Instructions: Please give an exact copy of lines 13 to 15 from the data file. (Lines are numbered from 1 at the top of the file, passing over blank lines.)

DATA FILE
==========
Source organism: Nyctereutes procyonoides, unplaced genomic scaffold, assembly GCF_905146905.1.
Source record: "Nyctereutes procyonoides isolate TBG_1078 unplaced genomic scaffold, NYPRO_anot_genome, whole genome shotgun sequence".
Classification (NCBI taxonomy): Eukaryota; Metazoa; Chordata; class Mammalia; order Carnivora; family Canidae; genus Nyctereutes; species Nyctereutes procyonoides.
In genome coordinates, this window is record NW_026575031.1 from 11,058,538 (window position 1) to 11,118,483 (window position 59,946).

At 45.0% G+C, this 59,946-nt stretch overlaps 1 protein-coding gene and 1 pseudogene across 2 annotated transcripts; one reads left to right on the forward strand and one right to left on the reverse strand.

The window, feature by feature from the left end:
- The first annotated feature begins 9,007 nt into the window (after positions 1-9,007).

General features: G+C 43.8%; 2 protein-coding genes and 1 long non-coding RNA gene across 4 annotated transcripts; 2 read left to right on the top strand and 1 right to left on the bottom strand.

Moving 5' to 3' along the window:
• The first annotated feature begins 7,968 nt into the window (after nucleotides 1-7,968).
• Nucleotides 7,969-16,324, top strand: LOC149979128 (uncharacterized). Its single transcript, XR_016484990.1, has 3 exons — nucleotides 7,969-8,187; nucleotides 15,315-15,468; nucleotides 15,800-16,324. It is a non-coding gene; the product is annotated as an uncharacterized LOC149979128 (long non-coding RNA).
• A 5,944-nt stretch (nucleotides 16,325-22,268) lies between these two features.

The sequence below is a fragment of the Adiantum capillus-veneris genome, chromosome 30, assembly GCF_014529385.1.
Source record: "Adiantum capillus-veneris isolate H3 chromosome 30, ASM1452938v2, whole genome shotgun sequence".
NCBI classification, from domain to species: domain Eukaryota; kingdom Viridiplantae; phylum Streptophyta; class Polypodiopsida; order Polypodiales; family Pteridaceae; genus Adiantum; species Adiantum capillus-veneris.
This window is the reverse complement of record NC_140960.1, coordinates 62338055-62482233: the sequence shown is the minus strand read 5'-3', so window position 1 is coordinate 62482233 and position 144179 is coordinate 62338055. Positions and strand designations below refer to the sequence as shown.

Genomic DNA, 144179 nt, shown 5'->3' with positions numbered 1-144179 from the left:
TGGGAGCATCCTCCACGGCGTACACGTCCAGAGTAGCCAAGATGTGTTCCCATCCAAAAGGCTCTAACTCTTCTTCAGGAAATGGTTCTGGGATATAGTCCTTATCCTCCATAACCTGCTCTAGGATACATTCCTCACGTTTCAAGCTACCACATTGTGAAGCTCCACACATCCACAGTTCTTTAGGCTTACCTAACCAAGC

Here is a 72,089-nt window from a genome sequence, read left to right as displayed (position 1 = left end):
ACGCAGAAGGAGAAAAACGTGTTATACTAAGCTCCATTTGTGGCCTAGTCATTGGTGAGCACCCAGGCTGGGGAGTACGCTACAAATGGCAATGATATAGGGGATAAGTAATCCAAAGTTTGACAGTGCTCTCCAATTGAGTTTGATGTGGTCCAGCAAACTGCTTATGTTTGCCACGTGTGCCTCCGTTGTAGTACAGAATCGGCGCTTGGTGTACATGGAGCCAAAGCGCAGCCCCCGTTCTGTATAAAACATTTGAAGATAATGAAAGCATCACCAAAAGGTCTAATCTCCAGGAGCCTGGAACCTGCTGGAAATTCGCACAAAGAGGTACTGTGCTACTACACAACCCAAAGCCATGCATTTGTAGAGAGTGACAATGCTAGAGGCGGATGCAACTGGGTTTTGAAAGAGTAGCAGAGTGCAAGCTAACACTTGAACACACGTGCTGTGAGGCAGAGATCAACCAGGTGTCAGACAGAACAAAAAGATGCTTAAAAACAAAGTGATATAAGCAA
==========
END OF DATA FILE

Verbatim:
The sequence below is a fragment of the Adiantum capillus-veneris genome, chromosome 30, assembly GCF_014529385.1.
Source record: "Adiantum capillus-veneris isolate H3 chromosome 30, ASM1452938v2, whole genome shotgun sequence".
NCBI classification, from domain to species: domain Eukaryota; kingdom Viridiplantae; phylum Streptophyta; class Polypodiopsida; order Polypodiales; family Pteridaceae; genus Adiantum; species Adiantum capillus-veneris.